Sunday, January 29, 2012
Polish TKS tankettes
I recently came across Warlord Games Polish vehicles and guns page where upon are TKS Tankettes for only £10 a piece. A bargain I thought since I didn't have any tankettes and immediately ordered two of them. Until that decision, I had never felt any but a passing interest in tankettes and if pressed I would only have been able to name one; the Carden Lloyd. My interest was piqued when I discovered the TK tankettes could be made with a 20mm anti-tank gun and then suddenly a whole range of options presented themselves.
The Poles were big on tankettes, and built 575 of the TK series, which was heavily based on the Carden Lloyd. These included a number of interesting variants, including gun tractors, tankettes with turrets and a tank destroyer armed with a 47mm gun (see photograph directly above). Unfortunately only four of those tank destroyers were made, so I have to make do with my two TKS tank destroyer tankettes. Thats okay though. I am in love with these diminuitive monsters having read up on their history. The Poles had planned four cannon armed units in every squadron (of thirteen tankettes), but production was interupted by the German invasion in 1939 and in the event, only twenty four were in actual service. Only a few cannon armed tankettes saw any action but of these, one really stands out. Officer Cadet Roman Orlik led a two tankette attack against a German panzer formation on 14th September, 1939.
Orlik, who survived the war, later recounted his experience and drew several maps to explain what had taken place. In the first encounter, as shown in the image above, Orlik (who already had three Panzer kills to his credit) and his unit lay in ambush in an orchard. When three German panzers from Panzer-Regiment 11 of the 1st Leichte-Division came into sight, they took them out, firing into the German's flanks. The destroyed tanks were two Panzerkampfwagen 35(t)'s and a Panzerkampfwagen IV. The latter being commanded by a notable German aristocrat named Prinz Victor IV Albrecht von Ratibor, who was killed. The image below shows his tank
I'm actually surprised that a 20mm gun could take out a Panzer IV, but the gun in question, the Nkm wz. 38 FK, had been designed and built by the Poles for exactly this kind of tactic. The TKS being both small and agile, was extremely difficult to see too and the Germans probably never saw the Poles before they'd been defeated. The Nkm wz. 38 FK was an automatic cannon with a five round magazine and I wonder how many hits it took to destroy von Ratibor's tank. The damage seems extensive; the rounds appear to have gone right through.
The next day saw Orlik back in action taking on Panzer-Abteilung 65 of Panzer-Regiment 11. The second map shows how Orlik with only one other tankette from his unit (71. Armoured Dyon of Wielkopolska Cavalry Brigade), once again, defeated the 'superior German Panzers' using a series of well placed flanking shots. If you examine the drawing you can see the irony in the German advance, for they turned aside from the Poles, and exposed their weaker side armour. I wonder if they hadn't noticed the tankettes, with their low silhouettes, at all. Of the seven defeated German tanks, six are described as Panzer 35(t)'s. I don't know what the last one was, but it may have been a Panzer III or IV. The Germans lost a total of thirty eight tanks that day, and Panzer-Abteilung 65 was annhilated. Roman Orlik and his tankette went on to break through to Warsaw to help in the defence until Poland surrendered. In just a few days, he'd defeated thrteen Panzers in his tiny TKS and become Poland's first (and possibly only) tank ace of the war. Thats not too shabby for a fighting vehicle hardly bigger than a wheel barrow! Orlik was so cool, I think I might have to incorporate him into an RM game one day!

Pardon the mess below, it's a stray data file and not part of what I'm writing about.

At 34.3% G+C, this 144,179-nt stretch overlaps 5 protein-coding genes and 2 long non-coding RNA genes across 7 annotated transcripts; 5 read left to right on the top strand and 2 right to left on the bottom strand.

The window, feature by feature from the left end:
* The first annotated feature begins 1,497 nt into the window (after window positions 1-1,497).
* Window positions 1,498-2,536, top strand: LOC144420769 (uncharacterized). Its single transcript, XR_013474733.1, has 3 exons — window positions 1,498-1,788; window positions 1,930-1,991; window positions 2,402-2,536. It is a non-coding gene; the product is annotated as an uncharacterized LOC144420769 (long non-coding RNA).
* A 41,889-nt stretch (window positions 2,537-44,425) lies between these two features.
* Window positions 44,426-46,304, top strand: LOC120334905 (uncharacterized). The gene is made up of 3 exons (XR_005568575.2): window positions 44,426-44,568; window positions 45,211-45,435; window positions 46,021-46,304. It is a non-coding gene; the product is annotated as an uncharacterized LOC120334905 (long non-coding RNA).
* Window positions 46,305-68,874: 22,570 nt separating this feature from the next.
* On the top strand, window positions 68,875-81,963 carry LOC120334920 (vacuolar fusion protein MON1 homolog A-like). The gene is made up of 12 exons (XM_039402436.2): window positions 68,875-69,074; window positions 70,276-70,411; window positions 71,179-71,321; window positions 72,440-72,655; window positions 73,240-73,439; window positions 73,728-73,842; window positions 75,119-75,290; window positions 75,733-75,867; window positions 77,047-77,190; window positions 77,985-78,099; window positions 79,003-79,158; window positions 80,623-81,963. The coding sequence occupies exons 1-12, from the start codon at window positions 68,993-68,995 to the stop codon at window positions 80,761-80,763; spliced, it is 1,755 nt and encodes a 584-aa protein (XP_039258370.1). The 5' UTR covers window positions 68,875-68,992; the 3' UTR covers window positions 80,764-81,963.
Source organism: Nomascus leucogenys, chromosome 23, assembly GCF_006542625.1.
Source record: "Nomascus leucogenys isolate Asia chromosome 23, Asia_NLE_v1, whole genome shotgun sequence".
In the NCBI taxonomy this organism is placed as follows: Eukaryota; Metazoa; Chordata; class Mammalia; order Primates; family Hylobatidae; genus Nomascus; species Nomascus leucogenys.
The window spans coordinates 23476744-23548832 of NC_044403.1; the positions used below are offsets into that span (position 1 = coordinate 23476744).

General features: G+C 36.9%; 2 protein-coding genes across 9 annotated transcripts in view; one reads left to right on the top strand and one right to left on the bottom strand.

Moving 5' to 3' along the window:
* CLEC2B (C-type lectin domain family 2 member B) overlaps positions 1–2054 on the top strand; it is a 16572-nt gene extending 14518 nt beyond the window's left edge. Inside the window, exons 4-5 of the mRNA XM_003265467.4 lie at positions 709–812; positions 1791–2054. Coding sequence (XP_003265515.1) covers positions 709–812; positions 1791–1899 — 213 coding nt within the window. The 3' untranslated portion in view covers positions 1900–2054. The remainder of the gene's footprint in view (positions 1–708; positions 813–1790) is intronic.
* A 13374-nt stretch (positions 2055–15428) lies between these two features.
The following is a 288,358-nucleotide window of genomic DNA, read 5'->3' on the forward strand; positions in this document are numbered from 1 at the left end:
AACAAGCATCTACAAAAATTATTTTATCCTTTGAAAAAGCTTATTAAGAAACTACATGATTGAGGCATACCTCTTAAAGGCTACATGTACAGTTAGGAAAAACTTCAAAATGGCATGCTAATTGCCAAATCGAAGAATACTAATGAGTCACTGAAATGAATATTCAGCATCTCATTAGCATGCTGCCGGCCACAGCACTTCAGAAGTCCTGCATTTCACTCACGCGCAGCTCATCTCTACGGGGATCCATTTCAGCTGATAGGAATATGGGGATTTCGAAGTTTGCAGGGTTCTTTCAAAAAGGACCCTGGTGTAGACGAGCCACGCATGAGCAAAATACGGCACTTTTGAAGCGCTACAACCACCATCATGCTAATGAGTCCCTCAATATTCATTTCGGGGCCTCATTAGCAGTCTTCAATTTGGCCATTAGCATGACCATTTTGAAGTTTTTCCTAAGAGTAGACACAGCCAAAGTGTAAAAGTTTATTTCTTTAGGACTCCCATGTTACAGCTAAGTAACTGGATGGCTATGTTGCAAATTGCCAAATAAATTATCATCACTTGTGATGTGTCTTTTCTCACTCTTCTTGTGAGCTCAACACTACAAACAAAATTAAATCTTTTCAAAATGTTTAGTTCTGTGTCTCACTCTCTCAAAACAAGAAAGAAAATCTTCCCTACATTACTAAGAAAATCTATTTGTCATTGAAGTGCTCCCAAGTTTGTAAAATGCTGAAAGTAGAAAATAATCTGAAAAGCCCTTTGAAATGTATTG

The image below shows you how small a TKS is next to a Panzer IV.
Top speed: 46 km/h
Range: 200 km on road. 100 km off road.
Length: 2.58 m without the gun
Width: 1.78 m
Weight: 2.6 t
Power plant: 6 Cyl. Polski Fiat 122b (Petrol)
Armour: 4 - 10 mm.
As you can see in the diagrams below, the crew sat on either side of the engine. It must have been nice and warm when the tankette was running, but very cold when they were laying in ambush. The TKS carried 250 AP rounds for the 20mm gun, which comes to fifty magazines. Its not apparent on the diagrams where they stored them, but I'm guessing they were crammed in everywhere possible. Another important detail not shown is the periscope. The TKS were fitted with the Gundlach periscope which would eventually become the standard tank periscope for all the Allied forces as well as the Germans (who stole the idea once they'd realised how good it was).